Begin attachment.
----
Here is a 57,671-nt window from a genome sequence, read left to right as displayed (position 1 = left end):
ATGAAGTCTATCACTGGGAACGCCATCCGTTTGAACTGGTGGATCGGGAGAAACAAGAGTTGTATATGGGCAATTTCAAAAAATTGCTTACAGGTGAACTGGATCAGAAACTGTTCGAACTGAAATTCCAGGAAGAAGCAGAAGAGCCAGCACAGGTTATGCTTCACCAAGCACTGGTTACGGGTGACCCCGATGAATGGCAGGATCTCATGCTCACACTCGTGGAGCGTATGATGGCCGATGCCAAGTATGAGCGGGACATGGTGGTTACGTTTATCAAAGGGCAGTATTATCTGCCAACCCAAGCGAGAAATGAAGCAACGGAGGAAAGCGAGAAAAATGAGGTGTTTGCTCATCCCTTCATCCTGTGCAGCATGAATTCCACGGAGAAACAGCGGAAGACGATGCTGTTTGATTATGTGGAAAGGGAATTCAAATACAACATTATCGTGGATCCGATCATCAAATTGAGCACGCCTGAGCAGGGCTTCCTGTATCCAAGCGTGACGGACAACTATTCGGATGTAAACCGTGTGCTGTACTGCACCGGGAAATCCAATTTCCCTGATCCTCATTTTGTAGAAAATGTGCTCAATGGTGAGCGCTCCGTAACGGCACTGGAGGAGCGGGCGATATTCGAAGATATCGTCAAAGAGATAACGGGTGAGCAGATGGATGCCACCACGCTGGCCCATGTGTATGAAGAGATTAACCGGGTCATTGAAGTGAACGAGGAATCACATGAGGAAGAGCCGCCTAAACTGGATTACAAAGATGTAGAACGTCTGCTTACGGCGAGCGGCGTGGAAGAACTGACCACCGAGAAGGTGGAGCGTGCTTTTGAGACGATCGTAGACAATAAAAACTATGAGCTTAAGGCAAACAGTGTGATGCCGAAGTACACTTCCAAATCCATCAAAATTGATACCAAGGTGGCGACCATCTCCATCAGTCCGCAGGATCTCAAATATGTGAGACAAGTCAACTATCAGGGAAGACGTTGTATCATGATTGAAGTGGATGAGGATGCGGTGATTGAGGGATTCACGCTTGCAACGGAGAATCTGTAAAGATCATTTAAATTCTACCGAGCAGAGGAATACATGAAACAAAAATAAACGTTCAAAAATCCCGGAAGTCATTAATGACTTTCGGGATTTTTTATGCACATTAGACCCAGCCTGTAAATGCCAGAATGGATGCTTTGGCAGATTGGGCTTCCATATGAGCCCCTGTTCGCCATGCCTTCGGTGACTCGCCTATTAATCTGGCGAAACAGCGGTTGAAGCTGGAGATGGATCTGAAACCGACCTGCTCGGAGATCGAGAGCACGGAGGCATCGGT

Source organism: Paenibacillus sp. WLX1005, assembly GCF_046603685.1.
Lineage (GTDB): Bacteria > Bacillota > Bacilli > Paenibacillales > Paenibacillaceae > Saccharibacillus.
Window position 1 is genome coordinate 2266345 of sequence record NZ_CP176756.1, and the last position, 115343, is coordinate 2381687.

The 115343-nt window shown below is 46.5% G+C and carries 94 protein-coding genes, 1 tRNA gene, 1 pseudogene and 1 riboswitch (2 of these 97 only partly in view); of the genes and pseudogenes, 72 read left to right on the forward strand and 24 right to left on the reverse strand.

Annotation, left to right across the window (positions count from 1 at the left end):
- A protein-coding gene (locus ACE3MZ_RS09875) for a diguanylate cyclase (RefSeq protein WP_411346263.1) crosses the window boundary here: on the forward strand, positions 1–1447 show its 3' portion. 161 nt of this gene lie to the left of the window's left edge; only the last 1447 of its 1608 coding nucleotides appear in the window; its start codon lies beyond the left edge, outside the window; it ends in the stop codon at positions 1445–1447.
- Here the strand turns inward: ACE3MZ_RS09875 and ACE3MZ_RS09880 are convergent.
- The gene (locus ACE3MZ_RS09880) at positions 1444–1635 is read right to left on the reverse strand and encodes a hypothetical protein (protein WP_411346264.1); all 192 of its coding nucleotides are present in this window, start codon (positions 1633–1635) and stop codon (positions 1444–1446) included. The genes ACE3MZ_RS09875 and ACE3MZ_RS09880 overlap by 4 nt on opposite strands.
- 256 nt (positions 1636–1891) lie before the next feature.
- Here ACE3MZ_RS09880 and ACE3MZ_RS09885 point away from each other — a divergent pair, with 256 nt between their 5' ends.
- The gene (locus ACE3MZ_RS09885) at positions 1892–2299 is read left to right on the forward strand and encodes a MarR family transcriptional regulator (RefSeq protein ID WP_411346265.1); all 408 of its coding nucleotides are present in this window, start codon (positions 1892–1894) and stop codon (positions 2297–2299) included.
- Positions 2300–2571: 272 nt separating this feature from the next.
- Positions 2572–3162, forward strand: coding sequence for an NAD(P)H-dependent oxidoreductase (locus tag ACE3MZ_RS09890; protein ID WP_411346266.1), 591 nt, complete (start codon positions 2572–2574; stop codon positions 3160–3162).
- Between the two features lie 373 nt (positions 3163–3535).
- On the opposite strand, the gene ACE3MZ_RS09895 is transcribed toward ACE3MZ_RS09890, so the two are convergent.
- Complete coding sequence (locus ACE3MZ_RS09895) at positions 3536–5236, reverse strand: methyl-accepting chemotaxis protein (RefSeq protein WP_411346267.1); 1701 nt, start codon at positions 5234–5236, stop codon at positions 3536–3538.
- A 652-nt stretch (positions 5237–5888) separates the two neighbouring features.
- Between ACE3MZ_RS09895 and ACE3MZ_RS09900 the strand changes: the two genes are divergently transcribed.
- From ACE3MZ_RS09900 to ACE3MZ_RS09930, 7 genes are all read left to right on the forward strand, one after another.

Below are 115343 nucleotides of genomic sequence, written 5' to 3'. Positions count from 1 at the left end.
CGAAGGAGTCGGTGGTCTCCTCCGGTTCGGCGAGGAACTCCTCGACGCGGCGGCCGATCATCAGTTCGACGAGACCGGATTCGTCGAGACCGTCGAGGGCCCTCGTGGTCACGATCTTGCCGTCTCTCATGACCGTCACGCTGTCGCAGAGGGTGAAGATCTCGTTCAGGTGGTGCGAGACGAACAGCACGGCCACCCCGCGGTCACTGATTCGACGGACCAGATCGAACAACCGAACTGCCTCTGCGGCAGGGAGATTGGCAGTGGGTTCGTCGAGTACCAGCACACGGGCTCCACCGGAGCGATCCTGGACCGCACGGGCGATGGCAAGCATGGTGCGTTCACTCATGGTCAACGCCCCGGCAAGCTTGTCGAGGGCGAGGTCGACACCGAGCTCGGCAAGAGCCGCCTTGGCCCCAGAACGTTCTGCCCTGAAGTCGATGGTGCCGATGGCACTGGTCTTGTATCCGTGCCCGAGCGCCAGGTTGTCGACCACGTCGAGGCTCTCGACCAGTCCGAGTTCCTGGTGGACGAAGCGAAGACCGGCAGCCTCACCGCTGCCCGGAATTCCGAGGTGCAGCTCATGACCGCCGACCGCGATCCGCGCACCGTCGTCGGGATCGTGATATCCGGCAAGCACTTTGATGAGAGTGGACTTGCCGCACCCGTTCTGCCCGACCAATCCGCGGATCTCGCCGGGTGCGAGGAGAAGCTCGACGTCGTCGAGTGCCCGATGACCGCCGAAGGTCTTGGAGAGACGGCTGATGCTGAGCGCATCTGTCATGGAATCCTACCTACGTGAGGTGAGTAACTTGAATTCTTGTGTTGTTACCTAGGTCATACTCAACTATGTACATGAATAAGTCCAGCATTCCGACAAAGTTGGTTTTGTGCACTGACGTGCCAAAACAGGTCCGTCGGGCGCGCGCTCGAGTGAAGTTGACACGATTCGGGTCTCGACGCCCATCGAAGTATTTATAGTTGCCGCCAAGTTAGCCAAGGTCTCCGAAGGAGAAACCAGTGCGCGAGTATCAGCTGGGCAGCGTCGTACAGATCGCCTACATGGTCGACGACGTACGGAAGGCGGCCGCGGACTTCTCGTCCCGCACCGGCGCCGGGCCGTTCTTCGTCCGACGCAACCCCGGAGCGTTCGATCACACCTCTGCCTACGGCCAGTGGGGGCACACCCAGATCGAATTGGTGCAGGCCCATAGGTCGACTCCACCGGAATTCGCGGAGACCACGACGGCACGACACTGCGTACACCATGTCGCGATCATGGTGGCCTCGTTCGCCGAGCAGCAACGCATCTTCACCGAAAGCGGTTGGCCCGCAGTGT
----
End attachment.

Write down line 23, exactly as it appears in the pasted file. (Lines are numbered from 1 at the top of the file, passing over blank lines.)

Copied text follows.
CGAAGGAGTCGGTGGTCTCCTCCGGTTCGGCGAGGAACTCCTCGACGCGGCGGCCGATCATCAGTTCGACGAGACCGGATTCGTCGAGACCGTCGAGGGCCCTCGTGGTCACGATCTTGCCGTCTCTCATGACCGTCACGCTGTCGCAGAGGGTGAAGATCTCGTTCAGGTGGTGCGAGACGAACAGCACGGCCACCCCGCGGTCACTGATTCGACGGACCAGATCGAACAACCGAACTGCCTCTGCGGCAGGGAGATTGGCAGTGGGTTCGTCGAGTACCAGCACACGGGCTCCACCGGAGCGATCCTGGACCGCACGGGCGATGGCAAGCATGGTGCGTTCACTCATGGTCAACGCCCCGGCAAGCTTGTCGAGGGCGAGGTCGACACCGAGCTCGGCAAGAGCCGCCTTGGCCCCAGAACGTTCTGCCCTGAAGTCGATGGTGCCGATGGCACTGGTCTTGTATCCGTGCCCGAGCGCCAGGTTGTCGACCACGTCGAGGCTCTCGACCAGTCCGAGTTCCTGGTGGACGAAGCGAAGACCGGCAGCCTCACCGCTGCCCGGAATTCCGAGGTGCAGCTCATGACCGCCGACCGCGATCCGCGCACCGTCGTCGGGATCGTGATATCCGGCAAGCACTTTGATGAGAGTGGACTTGCCGCACCCGTTCTGCCCGACCAATCCGCGGATCTCGCCGGGTGCGAGGAGAAGCTCGACGTCGTCGAGTGCCCGATGACCGCCGAAGGTCTTGGAGAGACGGCTGATGCTGAGCGCATCTGTCATGGAATCCTACCTACGTGAGGTGAGTAACTTGAATTCTTGTGTTGTTACCTAGGTCATACTCAACTATGTACATGAATAAGTCCAGCATTCCGACAAAGTTGGTTTTGTGCACTGACGTGCCAAAACAGGTCCGTCGGGCGCGCGCTCGAGTGAAGTTGACACGATTCGGGTCTCGACGCCCATCGAAGTATTTATAGTTGCCGCCAAGTTAGCCAAGGTCTCCGAAGGAGAAACCAGTGCGCGAGTATCAGCTGGGCAGCGTCGTACAGATCGCCTACATGGTCGACGACGTACGGAAGGCGGCCGCGGACTTCTCGTCCCGCACCGGCGCCGGGCCGTTCTTCGTCCGACGCAACCCCGGAGCGTTCGATCACACCTCTGCCTACGGCCAGTGGGGGCACACCCAGATCGAATTGGTGCAGGCCCATAGGTCGACTCCACCGGAATTCGCGGAGACCACGACGGCACGACACTGCGTACACCATGTCGCGATCATGGTGGCCTCGTTCGCCGAGCAGCAACGCATCTTCACCGAAAGCGGTTGGCCCGCAGTGT